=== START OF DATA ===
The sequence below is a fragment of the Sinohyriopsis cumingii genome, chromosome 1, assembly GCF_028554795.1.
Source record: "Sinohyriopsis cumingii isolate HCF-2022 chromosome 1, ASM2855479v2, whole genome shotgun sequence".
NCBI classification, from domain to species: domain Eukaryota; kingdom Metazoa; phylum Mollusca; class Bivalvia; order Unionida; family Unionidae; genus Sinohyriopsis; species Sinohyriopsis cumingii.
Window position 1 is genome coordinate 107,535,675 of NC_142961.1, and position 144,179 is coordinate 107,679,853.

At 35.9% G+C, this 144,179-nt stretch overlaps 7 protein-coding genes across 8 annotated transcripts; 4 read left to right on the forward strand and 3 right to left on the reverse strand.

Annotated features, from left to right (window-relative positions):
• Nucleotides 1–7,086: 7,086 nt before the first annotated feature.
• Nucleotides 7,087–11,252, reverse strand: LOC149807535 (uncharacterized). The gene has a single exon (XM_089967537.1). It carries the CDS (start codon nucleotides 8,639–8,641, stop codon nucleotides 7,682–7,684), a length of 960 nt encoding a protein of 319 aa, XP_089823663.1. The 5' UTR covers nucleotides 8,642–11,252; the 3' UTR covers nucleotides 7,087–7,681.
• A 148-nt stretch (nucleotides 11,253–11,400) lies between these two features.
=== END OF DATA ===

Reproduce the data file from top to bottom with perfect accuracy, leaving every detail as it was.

The sequence below is a fragment of the Sinohyriopsis cumingii genome, chromosome 1, assembly GCF_028554795.1.
Source record: "Sinohyriopsis cumingii isolate HCF-2022 chromosome 1, ASM2855479v2, whole genome shotgun sequence".
NCBI classification, from domain to species: domain Eukaryota; kingdom Metazoa; phylum Mollusca; class Bivalvia; order Unionida; family Unionidae; genus Sinohyriopsis; species Sinohyriopsis cumingii.
Window position 1 is genome coordinate 107,535,675 of NC_142961.1, and position 144,179 is coordinate 107,679,853.

At 35.9% G+C, this 144,179-nt stretch overlaps 7 protein-coding genes across 8 annotated transcripts; 4 read left to right on the forward strand and 3 right to left on the reverse strand.

Annotated features, from left to right (window-relative positions):
• Nucleotides 1–7,086: 7,086 nt before the first annotated feature.
• Nucleotides 7,087–11,252, reverse strand: LOC149807535 (uncharacterized). The gene has a single exon (XM_089967537.1). It carries the CDS (start codon nucleotides 8,639–8,641, stop codon nucleotides 7,682–7,684), a length of 960 nt encoding a protein of 319 aa, XP_089823663.1. The 5' UTR covers nucleotides 8,642–11,252; the 3' UTR covers nucleotides 7,087–7,681.
• A 148-nt stretch (nucleotides 11,253–11,400) lies between these two features.